- N. A. Buang, F. Fadil, Z. A. Majid, and S. Shahir, “Characteristic of mild acid functionalized multiwalled carbon nanotubes towards high dispersion with low structural defects,” Digest Journal of Nanomaterials and Biostructures, vol. 7, no. 1, pp. 33–39, 2012.
- M. Theodore, M. Hosur, J. Thomas, and S. Jeelani, “Influence of functionalization on properties of MWCNT-epoxy nanocomposites,” Materials Science and Engineering A, vol. 528, no. 3, pp. 1192–1200, 2011.
- N. Yu, Z. H. Zhang, and S. Y. He, “Fracture toughness and fatigue life of MWCNT/epoxy composites,” Materials Science and Engineering A, vol. 494, no. 1-2, pp. 380–384, 2008.
- M. M. Rahman, S. Zainuddin, M. V. Hosur et al., “Improvements in mechanical and thermo-mechanical properties of e-glass/epoxy composites using amino functionalized MWCNTs,” Composite Structures, vol. 94, pp. 2397–2406, 2012.
- W. Cui, F. Du, J. Zhao et al., “Improving thermal conductivity while retaining high electrical resistivity of epoxy composites by incorporating silica-coated multi-walled carbon nanotubes,” Carbon, vol. 49, no. 2, pp. 495–500, 2011.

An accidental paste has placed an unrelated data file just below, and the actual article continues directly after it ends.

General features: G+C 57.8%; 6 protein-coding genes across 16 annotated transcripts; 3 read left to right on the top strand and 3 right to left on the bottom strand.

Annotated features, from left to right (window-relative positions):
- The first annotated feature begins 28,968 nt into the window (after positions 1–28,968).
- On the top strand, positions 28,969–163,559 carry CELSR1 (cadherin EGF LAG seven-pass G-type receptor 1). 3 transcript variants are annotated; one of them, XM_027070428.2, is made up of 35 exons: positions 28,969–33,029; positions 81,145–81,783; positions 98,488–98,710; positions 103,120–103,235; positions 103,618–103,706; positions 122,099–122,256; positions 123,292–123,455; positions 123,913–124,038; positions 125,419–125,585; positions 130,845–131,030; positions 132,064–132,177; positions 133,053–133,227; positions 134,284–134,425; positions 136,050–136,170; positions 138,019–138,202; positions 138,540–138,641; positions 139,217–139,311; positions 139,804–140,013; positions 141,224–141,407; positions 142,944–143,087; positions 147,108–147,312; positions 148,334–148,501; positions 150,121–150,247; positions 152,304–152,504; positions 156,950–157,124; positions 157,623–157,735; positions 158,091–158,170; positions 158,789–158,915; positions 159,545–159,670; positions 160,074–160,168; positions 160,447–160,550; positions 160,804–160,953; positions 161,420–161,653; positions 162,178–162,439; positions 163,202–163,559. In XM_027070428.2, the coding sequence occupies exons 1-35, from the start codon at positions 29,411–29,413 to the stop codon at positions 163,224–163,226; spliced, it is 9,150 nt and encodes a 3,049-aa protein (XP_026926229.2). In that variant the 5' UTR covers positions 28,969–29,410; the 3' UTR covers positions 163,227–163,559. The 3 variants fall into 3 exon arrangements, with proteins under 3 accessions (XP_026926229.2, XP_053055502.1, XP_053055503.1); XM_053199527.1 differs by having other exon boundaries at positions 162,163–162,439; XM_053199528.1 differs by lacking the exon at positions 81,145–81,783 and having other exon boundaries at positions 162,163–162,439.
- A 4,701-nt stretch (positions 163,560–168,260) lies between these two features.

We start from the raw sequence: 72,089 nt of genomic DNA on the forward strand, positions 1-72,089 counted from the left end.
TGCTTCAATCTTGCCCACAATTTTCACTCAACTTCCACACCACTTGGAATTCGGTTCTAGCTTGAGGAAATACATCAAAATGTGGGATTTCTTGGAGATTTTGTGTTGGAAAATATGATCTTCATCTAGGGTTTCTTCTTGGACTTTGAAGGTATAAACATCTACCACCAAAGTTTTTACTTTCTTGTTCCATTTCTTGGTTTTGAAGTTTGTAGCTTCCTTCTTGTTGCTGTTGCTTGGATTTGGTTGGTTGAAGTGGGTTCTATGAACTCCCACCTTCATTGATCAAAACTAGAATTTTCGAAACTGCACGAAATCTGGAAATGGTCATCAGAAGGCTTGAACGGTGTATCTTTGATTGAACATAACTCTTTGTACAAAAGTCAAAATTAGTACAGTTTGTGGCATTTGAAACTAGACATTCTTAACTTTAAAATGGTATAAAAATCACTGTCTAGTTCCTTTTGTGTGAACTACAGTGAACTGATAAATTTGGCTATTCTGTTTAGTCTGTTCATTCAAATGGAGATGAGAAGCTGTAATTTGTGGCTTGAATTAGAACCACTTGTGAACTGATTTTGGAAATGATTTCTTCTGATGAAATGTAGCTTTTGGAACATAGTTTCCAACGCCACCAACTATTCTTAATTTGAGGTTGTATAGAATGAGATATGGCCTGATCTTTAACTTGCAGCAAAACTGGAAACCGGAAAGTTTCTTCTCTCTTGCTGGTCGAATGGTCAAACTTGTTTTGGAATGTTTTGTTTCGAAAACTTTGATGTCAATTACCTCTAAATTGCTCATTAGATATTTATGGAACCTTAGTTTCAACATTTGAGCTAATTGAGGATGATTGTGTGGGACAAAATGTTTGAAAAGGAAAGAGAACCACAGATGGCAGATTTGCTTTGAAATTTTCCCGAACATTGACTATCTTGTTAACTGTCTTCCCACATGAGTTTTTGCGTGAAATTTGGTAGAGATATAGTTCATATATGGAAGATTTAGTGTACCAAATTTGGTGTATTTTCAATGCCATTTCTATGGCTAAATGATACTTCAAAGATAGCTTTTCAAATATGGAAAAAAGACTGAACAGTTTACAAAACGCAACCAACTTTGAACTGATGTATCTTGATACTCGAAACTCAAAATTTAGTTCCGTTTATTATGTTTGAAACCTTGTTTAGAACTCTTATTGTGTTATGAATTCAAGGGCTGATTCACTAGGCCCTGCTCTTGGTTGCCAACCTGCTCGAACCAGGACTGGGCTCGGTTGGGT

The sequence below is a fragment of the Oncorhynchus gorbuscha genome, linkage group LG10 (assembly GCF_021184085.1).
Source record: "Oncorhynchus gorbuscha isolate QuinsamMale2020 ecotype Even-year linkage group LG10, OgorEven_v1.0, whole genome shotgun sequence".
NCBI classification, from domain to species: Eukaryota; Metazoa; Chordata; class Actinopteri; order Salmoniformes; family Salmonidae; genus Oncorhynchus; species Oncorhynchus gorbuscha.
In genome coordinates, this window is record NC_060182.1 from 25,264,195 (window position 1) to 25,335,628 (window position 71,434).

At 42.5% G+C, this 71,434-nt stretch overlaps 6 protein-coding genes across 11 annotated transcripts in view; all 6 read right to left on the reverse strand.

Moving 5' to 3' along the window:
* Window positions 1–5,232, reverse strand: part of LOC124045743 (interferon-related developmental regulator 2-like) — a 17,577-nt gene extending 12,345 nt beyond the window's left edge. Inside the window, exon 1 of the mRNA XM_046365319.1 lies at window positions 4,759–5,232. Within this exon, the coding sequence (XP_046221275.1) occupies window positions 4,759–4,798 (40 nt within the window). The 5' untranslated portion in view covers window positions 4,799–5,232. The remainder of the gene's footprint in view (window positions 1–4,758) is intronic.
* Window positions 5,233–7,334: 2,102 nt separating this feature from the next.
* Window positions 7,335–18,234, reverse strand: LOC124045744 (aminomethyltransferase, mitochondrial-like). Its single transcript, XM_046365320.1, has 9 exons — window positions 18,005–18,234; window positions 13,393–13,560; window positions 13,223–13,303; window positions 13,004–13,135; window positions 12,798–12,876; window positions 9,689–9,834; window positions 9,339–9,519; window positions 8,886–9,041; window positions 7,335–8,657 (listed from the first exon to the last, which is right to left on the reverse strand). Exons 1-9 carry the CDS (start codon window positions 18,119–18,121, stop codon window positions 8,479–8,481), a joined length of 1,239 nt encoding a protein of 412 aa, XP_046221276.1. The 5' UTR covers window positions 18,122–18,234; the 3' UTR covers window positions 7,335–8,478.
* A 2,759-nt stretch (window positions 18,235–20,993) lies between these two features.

- S. K. Pillai and S. S. Ray, “Epoxy-based carbon nanotubes reinforced composites in advances,” in Nanocomposites—Synthesis, Characterization and Industrial Applications, B. Reddy, Ed., pp. 727–792, 2011.
- J. G. Park, Q. Cheng, J. Lu et al., “Thermal conductivity of MWCNT/epoxy composites: the effects of length, alignment and functionalization,” Carbon, vol. 50, no. 6, pp. 2083–2090, 2012.
- K. Esumi, M. Ishigami, A. Nakajima, K. Sawada, and H. Honda, “Chemical treatment of carbon nanotubes,” Carbon, vol. 34, no. 2, pp. 279–281, 1996.
- M. A. M. Motchelaho, H. Xiong, M. Moyo, L. L. Jewell, and N. J. Coville, “Effect of acid treatment on the surface of multiwalled carbon nanotubes prepared from Fe-Co supported on CaCO3: correlation with Fischer-Tropsch catalyst activity,” Journal of Molecular Catalysis A: Chemical, vol. 335, no. 1-2, pp. 189–198, 2011.
- ASTM D 695-10., “Standard Test Method for Compressive Properties of Rigid Plastics,” 2010.
- F. H. Gojny and K. Schulte, “Functionalisation effect on the thermo-mechanical behaviour of multi-wall carbon nanotube/epoxy-composites,” Composites Science and Technology, vol. 64, no. 15, pp. 2303–2308, 2004.
- L. Guadagno, L. Vertuccio, A. Sorrentino et al., “Mechanical and barrier properties of epoxy resin filled with multi-walled carbon nanotubes,” Carbon, vol. 47, no. 10, pp. 2419–2430, 2009.
- G. Venkata Ramana, B. Padya, R. Naresh Kumar, K. P. V. Prabhakar, and P. K. Jain, “Mechanical properties of multi-walled carbon nanotubes reinforced polymer nanocomposites,” Indian Journal of Engineering and Materials Sciences, vol. 17, no. 5, pp. 331–337, 2010.